U.S., Britain Ban Electronic Devices From Cabins Of Flights From Middle East
RFE/RL March 21, 2017
The United States and Britain announced on March 21 that they are banning electronic devices from the cabins of direct incoming flights from Middle Eastern and North African countries due to potential terrorist threats.
The U.S. Department of Homeland Security said passengers on nine airlines from eight Middle Eastern and North African countries must transport electronics -- such as laptop computers, tablets, cameras, DVD players, and electronic games -- as checked luggage in the cargo holds of flights into the United States. It said mobile phones were exempt from the new rules.
The order applies to nonstop flights to the United States from Turkey, Saudi Arabia, Jordan; Egypt, Kuwait, Morocco, Qatar, and the United Arab Emirates.
The nine airlines affected by the U.S. ban are Royal Jordanian, EgyptAir, Turkish Airlines, Saudi Arabian Airlines, Kuwait Airways, Royal Air Maroc, Qatar Airways, Emirates, and Etihad Airways.
The airlines have until 7 a.m. GMT on March 25 to implement the order.
Meanwhile, Britain says it has agreed to adopt the enhanced security measures on direct flights into the United Kingdom from six countries -- Turkey, Lebanon, Jordan, Egypt, Tunisia, and Saudi Arabia.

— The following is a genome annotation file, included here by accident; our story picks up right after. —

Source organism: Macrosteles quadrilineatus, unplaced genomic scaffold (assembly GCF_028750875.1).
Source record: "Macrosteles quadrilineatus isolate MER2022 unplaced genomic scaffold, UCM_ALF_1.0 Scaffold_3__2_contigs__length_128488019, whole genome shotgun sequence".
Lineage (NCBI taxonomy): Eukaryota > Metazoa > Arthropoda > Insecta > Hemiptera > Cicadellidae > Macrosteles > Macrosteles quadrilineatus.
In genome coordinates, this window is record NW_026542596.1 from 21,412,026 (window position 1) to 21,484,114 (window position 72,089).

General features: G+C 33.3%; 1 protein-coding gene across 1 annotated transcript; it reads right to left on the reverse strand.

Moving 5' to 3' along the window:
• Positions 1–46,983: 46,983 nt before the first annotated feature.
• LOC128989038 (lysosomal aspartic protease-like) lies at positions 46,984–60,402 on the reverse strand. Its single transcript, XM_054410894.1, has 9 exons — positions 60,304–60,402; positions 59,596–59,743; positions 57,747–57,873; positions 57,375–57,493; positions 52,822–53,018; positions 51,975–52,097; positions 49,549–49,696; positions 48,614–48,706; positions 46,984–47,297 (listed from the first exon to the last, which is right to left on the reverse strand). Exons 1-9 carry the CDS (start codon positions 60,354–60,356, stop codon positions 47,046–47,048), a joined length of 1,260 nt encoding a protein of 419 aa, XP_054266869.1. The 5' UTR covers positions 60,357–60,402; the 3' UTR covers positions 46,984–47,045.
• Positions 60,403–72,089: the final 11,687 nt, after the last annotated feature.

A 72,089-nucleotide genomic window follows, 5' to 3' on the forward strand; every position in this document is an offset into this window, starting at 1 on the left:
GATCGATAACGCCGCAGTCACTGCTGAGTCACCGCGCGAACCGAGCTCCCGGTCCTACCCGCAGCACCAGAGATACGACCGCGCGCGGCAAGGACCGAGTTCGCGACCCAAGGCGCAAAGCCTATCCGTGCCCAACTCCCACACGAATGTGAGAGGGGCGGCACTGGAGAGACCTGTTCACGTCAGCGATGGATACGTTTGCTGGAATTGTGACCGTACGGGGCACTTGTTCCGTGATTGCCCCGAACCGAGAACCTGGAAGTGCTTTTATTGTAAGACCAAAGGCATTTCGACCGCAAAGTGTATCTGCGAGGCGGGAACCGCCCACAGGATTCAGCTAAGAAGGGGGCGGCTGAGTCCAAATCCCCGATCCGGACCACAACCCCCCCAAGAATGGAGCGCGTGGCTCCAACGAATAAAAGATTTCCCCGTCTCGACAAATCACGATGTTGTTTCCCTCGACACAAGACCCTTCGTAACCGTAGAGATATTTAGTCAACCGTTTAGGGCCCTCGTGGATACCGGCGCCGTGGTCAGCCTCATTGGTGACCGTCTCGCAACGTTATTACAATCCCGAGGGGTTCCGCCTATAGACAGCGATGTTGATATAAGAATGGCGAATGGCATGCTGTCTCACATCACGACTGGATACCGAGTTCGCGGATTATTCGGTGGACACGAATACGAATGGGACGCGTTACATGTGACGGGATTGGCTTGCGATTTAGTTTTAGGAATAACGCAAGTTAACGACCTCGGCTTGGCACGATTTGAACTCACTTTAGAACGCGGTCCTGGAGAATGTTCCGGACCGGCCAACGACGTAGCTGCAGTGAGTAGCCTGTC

A U.S. Department of Homeland Security statement said "evaluated intelligence indicates that terrorist groups continue to target commercial aviation and are aggressively pursuing innovative methods to undertake their attacks, to include smuggling explosive devices in various consumer items."
"We have reason to be concerned about attempts by terrorist groups to circumvent aviation security and terrorist groups continue to target aviation interests," the statement said. "Implementing additional security measures enhances our ability to mitigate further attempts against the overseas aviation industry."
U.S. officials said the order will remain in place "until the threat changes."
However, an Emirates spokeswoman told the Reuters news agency that the airline understood the directive would remain valid until 14 October 2017.
The official news agency of Saudi Arabia confirmed that flights from Riyadh and Jeddah would be affected.
Some 50 flights a day are expected to be affected by the ban.
Turkish Transport Minister Ahmet Arslan told reporters on March 21 that the ban was "not a right move."
With reporting by AP and Reuters
Copyright (c) 2017. RFE/RL, Inc. Reprinted with the permission of Radio Free Europe/Radio Liberty, 1201 Connecticut Ave., N.W. Washington DC 20036.
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